Conscious that the revolutionary movement must be consistently renewed and bring to the fore comrades leading the battles of today’s world, with today’s perspectives the Fourth International pays particular attention to work with young people. The youth camp organised every year in Europe brings together several hundred young comrades in a unique event where the young comrades organise a week of political discussion on the questions of the day, and the theory and history of the class struggle. An institution for over 25 years, it is appreciated every year by new generations and many of the comrades here are in some ways graduates of the camp.
These are significant achievements for a small organisation and we are proud of them and hope and intend in the coming period to build and extend on them.
Homage to fallen comrades
However since our last World Congress we have also suffered some sad losses. I cannot unfortunately mention them all here.
Just after the 2003 Congress we heard of the death of Wang Fanxi, one of the last orginal Chinese Trotskyists, at the age of 95. After years in Chiang Kai Shek’s prisons he was driven out of China by Communist repression and spent the rest of his life in Britain where until an advanced age he maintained a lively interest in and commentary on Chinese affairs.
Comrade Livio Maitain, for many years a central leader of the Italian section and the International, was our last link with the generation that maintained the Fourth International through the difficult period post Second World War. He died in 2004, active up to the end in the battle to build the Intenational and the Italian section.
Roland Lew, former member of the Belgian section and continuing collaborator with our press, notably on the question of China, died in 2005.
Comrade Redouane Nakaba a student and teacher unonist activist, leader of struggles in the education sector since the 1980s in Algeria died sudedenly in 2008.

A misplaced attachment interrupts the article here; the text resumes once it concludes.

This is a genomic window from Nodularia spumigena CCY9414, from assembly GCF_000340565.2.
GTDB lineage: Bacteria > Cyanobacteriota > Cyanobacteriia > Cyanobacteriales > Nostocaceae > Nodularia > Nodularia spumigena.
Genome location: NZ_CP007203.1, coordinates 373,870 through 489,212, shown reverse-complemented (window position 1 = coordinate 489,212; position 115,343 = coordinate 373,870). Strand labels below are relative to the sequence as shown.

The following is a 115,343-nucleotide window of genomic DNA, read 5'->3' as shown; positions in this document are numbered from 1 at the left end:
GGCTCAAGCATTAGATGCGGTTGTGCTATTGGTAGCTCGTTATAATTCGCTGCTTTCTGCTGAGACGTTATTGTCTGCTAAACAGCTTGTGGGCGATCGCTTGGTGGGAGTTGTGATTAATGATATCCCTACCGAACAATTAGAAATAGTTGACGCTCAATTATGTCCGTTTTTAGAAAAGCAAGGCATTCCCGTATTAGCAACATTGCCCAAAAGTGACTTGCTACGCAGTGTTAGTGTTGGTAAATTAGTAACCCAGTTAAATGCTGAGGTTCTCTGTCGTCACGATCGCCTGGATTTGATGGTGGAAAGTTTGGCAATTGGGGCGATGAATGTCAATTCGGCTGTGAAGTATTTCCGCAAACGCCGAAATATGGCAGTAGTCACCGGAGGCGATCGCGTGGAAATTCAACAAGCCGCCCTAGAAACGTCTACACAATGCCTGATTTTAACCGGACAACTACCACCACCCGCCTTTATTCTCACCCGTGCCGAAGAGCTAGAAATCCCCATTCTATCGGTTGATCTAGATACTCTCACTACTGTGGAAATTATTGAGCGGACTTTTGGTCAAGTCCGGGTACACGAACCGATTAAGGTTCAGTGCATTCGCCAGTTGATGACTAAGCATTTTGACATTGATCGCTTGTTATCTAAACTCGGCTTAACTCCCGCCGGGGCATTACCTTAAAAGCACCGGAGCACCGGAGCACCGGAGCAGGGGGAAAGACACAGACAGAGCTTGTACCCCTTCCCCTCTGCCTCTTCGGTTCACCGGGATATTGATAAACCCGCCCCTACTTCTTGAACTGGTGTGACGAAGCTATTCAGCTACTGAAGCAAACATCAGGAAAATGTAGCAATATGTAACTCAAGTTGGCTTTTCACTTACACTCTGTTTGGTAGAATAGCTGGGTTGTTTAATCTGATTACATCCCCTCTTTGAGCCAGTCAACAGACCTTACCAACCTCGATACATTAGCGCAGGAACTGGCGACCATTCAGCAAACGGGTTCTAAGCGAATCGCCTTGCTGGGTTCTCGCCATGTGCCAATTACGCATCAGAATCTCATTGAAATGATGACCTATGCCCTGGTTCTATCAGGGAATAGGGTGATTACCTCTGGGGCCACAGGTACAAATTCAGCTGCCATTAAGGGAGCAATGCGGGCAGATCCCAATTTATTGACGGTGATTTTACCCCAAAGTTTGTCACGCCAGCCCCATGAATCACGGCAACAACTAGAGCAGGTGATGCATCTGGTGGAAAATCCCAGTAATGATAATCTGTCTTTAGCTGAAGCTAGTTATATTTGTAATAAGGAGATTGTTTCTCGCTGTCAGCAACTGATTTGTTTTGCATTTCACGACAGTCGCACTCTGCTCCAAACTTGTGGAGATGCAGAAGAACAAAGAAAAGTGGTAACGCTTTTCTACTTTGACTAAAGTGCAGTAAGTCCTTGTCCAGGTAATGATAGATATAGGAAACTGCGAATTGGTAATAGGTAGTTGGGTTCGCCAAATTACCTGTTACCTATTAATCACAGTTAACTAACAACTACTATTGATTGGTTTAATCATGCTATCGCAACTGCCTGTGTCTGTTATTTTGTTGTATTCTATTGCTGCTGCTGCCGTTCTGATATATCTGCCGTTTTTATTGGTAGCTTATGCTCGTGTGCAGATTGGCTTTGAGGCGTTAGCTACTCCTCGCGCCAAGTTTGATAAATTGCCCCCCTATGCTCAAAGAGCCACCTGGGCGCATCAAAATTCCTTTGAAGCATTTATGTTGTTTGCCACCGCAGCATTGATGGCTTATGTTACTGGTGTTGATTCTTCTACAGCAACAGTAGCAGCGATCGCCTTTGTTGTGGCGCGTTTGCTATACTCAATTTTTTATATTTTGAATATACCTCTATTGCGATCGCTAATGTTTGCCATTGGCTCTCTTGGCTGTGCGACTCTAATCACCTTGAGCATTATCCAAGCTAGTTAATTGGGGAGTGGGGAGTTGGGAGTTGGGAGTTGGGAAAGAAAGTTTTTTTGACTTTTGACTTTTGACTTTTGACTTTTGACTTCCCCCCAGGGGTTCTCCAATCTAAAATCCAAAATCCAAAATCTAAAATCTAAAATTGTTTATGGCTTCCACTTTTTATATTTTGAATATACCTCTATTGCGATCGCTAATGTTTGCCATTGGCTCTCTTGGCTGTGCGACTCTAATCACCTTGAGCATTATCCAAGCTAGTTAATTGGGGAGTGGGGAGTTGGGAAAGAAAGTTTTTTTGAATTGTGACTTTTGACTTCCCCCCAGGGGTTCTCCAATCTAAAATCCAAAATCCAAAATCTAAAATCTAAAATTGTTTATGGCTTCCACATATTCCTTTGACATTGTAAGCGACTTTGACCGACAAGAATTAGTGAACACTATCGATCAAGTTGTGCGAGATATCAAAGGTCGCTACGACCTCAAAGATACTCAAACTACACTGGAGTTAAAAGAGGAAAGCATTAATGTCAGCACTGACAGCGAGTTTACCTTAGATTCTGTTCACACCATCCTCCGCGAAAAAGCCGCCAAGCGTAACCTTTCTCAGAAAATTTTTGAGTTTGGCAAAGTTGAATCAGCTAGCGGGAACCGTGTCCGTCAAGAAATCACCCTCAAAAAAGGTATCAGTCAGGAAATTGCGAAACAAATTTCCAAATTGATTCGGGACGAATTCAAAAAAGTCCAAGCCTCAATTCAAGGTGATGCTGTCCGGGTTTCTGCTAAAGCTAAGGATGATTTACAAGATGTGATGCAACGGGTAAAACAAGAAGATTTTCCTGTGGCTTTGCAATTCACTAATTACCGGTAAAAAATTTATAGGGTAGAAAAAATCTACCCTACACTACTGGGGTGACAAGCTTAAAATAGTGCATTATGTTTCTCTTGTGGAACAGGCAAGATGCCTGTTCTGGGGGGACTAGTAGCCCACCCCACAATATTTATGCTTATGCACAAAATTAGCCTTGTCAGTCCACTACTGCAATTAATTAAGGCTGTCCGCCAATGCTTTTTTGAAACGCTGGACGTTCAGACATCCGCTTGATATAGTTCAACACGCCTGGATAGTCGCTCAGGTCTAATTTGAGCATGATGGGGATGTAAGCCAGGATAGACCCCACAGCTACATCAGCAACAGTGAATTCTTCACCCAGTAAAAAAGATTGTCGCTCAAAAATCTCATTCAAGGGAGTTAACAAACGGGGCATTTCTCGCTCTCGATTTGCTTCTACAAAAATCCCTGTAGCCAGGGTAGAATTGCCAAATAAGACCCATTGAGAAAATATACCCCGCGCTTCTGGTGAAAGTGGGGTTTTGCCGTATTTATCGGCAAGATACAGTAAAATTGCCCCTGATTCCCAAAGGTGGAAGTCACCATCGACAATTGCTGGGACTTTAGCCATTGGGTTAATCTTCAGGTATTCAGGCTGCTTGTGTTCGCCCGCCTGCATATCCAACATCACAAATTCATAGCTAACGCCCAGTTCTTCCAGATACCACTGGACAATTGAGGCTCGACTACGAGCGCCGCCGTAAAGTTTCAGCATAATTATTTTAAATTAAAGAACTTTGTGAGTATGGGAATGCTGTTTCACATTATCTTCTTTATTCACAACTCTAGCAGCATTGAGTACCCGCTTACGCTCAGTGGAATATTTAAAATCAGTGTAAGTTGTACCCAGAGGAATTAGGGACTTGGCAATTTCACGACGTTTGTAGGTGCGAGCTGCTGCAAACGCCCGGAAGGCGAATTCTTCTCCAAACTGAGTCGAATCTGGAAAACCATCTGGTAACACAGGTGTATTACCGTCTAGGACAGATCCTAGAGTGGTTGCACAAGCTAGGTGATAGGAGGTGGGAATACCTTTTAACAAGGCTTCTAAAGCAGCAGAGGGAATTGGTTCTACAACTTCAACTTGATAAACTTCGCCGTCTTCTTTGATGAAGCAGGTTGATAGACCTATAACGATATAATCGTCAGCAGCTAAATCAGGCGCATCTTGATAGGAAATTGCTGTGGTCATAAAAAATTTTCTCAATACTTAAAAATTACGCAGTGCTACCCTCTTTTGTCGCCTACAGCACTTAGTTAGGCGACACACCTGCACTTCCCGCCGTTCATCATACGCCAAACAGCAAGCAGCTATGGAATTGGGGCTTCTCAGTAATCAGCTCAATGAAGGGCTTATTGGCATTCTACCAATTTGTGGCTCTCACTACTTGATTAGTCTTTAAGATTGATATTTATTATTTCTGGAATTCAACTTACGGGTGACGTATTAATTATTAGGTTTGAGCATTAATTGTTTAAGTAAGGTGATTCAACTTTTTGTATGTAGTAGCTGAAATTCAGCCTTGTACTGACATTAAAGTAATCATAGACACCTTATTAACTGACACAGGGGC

The British section suffered an important loss in 2008 with the death of Greg Tucker, who was a well-known national trade-unionist leader among railworkers and political activist. He contributed to the International both in building international links in his sector and the launching of International Viewpoint of which he was the webmaster.
Peter Camejo was a mass leader in the US anti-war movement and joined the American SWP in which he rapidly became a central public figue. He broke with them in 1980 and continued in progressive politics, becoming a leader of the Greens in California. He died in 2008. We remember also Caroline Lund and Ed Kovacs formerly of the SP.
In 2009 a number of leading comrades and former members died :
Hoan Khoa Khoi, known as Robert, the oldest Vietnamese Trotskyist then living, long time leader of the Vietnamese Trotskyist group in exile in France and former member of the international leadership.
Nellys Palomo, of the founding generation of the Mexican PRT and a central figure notably in its feminist work and work in Chiapas.
André Fichaut, known as Max, a historic figure of the Brest workers movement and of the LCR since the time of its predecessor the PCI.
Leni Jungclas, a historic figure of the German Trotskyist current, active since the age of 14 in the progressive movement, continuing throughout the Nazi period and member until her until her death.
Peter Gowan a former leader of the British section in the 1970s, and continuing anti-imperialist writer and analyst.
Angel Fanjul, known as Heredia, and the feminist Dora Coledsky, both active leaders of the Trotskyist movement in Argentina, including on their return in 1984 after exile in France.
At the end of December 2009 four leaders of the Pakistan LPP were killed in a road accident. This was a severe blow to the expansion of their work in Baluchistan province. Other LPP comrades had been killed in 2007 and 2008 in suicide bombings in Swat and Peshawar.
Hugo Gonzalez Moscoso, historic figure of Bolivian Trotskyism, participant in the Bolivian revolution of 1952, imprisoned, tortured and exiled several times for his political activity but a militant until the end, died in January 2010.
Also in January 2010 we suffered a loss that touched personally thousands of comrades all over the world. Daniel Bensaïd, one of the leaders of the French May 68, was an active central leader of the French section and of the International throughout the 1970s and 80s. From the 1990s, he concentrated his brilliance and formidable energy in writing and speaking. Despite his frail health he travelled all over the world including to Japan and in particular to Latin America. He was also right to the end an active member of the LCR and then the NPA, participating regularly - as I can testify as a member of the same branch - in local discussions and activities.
In the memory of all these comrades, the many others I have not been able to mention, and all those who have lost their lives in the fight against repression, oppression and exploitation, I ask you to stand for a moment’s silence.